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On the Road with Mike Drew: Easy false start on race to spring

On the Road with Mike Drew: Easy false start on race to spring
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I guess I kinda jump the gun a bit when I go looking for signs of spring.

Pretty much as soon as the days start getting noticeably longer, I’m out there scouting for even the slightest indication that winter is on the way out. Come late January and into February, anything that isn’t white or frozen will immediately catch my eye.

Is the moss along that spring creek greener than it has been? I think it is. A bit of brown fur on that jackrabbit? They’ll be shedding that white coat any day now. A robin singing? I must be hallucinating!

But now that March is right on the doorstep, those imaginary signs of spring are starting to become, well, less imaginary.

Seeing bees out and about on a February day isn’t really a sign of spring. Almost any time that the temperature is warm enough, a few of them will stir from their winter torpor and venture out of their hives. But this time, there were more than a few.

A bee has a drink of melting snow west of Parkland, Ab., on Monday, February 22, 2021.
A bee has a drink of melting snow west of Parkland, Ab., on Monday, February 22, 2021. Photo by Mike Drew /Postmedia

Gotta admit that the first indication I had that bees were flying around came when they started bouncing off my windshield. Their boxes were out of sight just over the top of the hill in front of me and by the time I saw them, it was like I was driving through a mini hail storm.

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Hundreds of them were buzzing in the air with hundreds more milling around the vent holes on the boxes or crawling thorough the dry grass. The majority of them were on the sunny side of the boxes where the radiant heat from the morning sun raised the temperature even higher than the 5C it already was.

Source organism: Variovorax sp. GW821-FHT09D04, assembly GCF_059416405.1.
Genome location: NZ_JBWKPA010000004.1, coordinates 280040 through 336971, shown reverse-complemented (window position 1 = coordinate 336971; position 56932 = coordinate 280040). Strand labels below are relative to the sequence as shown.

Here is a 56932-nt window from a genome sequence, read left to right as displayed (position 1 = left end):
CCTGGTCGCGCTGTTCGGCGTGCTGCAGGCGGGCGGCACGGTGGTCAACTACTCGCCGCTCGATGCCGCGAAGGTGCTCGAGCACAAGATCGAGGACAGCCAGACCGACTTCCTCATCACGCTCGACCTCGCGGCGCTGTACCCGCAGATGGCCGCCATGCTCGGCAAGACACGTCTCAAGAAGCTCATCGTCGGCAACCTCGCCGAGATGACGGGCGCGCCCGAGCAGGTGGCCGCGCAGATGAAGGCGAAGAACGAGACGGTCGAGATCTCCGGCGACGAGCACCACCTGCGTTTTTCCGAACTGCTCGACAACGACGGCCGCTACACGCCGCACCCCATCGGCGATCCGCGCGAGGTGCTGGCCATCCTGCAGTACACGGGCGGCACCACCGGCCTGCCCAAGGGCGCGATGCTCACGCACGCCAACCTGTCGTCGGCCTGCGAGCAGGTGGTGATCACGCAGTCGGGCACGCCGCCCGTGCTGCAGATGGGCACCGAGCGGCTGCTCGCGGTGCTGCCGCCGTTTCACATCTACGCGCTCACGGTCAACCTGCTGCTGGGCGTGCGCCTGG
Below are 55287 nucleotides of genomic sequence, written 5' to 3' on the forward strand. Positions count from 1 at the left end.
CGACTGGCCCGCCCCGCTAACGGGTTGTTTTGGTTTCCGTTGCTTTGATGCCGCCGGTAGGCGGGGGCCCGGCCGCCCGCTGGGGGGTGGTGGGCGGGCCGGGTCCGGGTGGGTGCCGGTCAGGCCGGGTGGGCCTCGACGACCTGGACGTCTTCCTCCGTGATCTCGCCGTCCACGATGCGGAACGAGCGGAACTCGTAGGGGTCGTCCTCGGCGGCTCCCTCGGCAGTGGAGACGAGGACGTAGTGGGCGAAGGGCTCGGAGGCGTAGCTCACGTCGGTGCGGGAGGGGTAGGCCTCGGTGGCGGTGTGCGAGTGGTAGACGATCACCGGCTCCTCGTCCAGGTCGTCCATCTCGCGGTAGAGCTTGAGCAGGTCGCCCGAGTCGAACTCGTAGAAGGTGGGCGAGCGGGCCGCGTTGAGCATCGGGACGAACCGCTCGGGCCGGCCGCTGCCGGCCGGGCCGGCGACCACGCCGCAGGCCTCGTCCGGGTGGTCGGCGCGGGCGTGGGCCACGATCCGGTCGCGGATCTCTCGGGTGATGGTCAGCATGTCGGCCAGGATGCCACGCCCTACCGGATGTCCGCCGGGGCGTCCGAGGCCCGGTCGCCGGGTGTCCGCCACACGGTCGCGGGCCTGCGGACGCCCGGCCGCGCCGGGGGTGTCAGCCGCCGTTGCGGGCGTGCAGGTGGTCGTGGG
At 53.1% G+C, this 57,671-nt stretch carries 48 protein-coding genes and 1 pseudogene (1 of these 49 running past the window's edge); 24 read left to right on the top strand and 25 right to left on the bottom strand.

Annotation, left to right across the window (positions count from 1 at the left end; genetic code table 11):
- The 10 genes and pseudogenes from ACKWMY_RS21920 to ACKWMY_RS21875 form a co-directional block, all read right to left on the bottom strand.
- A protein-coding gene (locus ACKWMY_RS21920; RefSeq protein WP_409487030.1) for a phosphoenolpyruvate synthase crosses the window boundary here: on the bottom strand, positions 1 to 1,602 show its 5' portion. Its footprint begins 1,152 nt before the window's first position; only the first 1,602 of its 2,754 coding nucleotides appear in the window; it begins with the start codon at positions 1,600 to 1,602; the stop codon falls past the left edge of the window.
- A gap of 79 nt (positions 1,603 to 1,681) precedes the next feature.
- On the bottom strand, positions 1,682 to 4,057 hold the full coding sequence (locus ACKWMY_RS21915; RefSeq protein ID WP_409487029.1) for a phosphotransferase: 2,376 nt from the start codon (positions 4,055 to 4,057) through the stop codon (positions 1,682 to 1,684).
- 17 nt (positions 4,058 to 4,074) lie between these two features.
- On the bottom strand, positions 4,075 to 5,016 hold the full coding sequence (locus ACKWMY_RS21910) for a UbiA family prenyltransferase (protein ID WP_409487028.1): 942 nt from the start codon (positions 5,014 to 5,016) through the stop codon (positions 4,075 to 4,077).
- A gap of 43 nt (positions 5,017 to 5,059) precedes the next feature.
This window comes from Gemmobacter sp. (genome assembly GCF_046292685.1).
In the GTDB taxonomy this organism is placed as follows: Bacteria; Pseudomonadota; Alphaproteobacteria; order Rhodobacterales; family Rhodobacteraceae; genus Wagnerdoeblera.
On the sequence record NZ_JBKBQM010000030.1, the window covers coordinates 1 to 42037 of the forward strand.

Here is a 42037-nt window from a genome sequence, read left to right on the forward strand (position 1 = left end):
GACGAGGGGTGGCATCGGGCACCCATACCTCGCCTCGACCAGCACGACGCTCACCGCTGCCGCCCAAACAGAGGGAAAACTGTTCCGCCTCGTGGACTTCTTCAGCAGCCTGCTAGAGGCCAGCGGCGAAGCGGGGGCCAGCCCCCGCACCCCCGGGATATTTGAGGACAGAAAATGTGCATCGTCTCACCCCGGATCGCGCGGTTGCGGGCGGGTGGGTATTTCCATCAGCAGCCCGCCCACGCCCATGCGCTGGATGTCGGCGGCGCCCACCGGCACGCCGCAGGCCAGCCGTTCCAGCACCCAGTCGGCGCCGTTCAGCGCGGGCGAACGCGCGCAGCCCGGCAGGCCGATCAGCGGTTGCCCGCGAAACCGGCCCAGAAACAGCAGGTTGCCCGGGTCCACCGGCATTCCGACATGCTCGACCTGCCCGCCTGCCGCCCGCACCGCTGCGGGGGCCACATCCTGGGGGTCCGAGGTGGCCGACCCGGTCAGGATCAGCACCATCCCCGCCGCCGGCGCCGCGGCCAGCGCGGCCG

But it was more the sound of the bees than the sight of them that made it all seem so springlike. As I said, a warm day any time in the winter will bring out a few of them but the sound of this many, probably a thousand or more, really made it seem less of a random warm-day occurrence than an actual change-of-season event.

Yeah, I know, jumping the gun again. But there’s no denying that it was a springtime sound.

All calm and clear east of Parkland, Ab., on Monday, February 22, 2021.
All calm and clear east of Parkland, Ab., on Monday, February 22, 2021. Photo by Mike Drew /Postmedia

And it even looked a little spring-ish. Here where I’d found the bees west of Parkland, there were still a few patches of snow — the bees were crawling on them, too — but as I rolled further south, the patches became fewer and farther between. The east side of Pine Coulee Reservoir was mostly bare grass and stubble while to the west, it was mainly the high ridges of the Porcupine Hills that were snow-covered.

Into the nearly snowless Porcupine Hills west of Granum, Ab., on Monday, February 22, 2021.
Into the nearly snowless Porcupine Hills west of Granum, Ab., on Monday, February 22, 2021. Photo by Mike Drew /Postmedia

True, this isn’t the snowiest country to begin with but the bare grass combined with the high angle of the sun made it feel less like late winter and more like early spring as I drove along. The wind, though, made it feel like a chinook.

It picked up as I rolled south but the day was warm and puddles of melt water shimmered in the sun on the frozen ponds and the bends of Willow Creek. Dozens of geese thronged the sandbars and I could see as they wandered around as I shot my pictures that they were wandering in pairs. They probably do that all year round but the fact that it was so obvious reminded me that nesting time will be here soon.